FP: You talk of fixing the existing market economy. Do we need to have a Bismarck moment, like in the late 19th century, where there was a conscious effort to tweak capitalism, deal with labor concerns, and defer a socialist uprising?
DR: I do think, exactly, that we are at a moment when we need to redesign the institutions of capitalism. The great advantage of capitalism is that it is a system that has been able to reinvent itself and move from a kind of a classical liberal system to a welfare state, and that was a necessary transition to ensure the viability of the capitalist system by ensuring buy-in.
I think we now are at a stage where the welfare state has reached its limits. I think the bulk of the change that needs to happen is by reorganizing how things are produced, in other words, through a productivist policy that intervenes not after firms have produced and investments have taken place, but by reorganizing how production takes place.
FP: If big changes aren’t made, especially to tackle inequality, are the pitchforks coming out?
DR: I think that the next backlash is going to be against technology. We’ve seen the backlash against globalization. If anything, the dislocations and the adverse labor market implications of artificial intelligence, automation, new digital technologies—the impacts of those will be even larger. If we persist on a path that is creating highly divided societies, in terms of income and social status, in terms of who gets access to the political system, I think the pitchforks, to use your term, might be coming out for technology, and that would obviously be both economically and politically very dangerous.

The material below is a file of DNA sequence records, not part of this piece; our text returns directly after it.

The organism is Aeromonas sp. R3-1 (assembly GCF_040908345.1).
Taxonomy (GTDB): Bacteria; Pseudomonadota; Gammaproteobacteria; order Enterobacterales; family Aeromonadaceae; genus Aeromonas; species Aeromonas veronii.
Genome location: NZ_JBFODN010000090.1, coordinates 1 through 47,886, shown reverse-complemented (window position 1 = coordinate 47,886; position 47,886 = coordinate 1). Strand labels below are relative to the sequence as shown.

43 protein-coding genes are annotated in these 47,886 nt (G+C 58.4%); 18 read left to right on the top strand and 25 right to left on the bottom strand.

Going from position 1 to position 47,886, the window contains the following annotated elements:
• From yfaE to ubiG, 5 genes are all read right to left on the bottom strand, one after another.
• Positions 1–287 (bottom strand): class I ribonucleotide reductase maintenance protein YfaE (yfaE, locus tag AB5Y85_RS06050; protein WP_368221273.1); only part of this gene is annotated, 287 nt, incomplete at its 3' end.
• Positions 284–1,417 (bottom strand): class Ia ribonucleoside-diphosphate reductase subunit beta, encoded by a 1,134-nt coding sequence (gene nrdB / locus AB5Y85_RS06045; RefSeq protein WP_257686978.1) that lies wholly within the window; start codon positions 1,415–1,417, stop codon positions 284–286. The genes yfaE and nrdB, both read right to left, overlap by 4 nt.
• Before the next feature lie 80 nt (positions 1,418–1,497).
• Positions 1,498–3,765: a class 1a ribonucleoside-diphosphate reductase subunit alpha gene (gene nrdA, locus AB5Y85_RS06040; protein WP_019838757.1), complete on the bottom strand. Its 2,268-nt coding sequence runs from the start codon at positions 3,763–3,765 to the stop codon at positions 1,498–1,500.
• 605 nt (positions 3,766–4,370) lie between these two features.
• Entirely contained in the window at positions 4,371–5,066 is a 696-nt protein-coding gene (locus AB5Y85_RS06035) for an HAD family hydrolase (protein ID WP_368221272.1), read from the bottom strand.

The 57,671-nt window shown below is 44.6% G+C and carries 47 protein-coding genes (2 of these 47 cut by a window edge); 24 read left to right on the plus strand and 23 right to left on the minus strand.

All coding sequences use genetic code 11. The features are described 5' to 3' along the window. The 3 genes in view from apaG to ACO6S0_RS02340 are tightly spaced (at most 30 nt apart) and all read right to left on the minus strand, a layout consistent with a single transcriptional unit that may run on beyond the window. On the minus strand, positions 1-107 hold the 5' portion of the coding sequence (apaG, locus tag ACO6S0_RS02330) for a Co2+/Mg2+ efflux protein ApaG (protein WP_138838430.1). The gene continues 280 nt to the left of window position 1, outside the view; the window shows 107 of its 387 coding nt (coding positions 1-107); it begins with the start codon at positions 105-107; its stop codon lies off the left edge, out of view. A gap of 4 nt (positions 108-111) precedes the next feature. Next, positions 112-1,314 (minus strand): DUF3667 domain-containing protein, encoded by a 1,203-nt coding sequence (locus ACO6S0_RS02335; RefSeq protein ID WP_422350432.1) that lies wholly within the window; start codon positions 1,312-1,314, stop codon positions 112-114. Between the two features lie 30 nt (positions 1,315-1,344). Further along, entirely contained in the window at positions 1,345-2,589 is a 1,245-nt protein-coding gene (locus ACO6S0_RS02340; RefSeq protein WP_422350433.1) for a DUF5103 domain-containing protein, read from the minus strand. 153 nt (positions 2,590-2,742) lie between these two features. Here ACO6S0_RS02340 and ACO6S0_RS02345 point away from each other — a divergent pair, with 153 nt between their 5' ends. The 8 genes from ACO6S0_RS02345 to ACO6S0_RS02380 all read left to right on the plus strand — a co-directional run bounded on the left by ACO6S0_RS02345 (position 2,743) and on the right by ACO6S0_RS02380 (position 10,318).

FP: One thing that puzzles me, and you addressed it in the book, is that many populists pursue policies that are directly antithetical to their supporters’ interests, yet they continue to enjoy support. Why is that?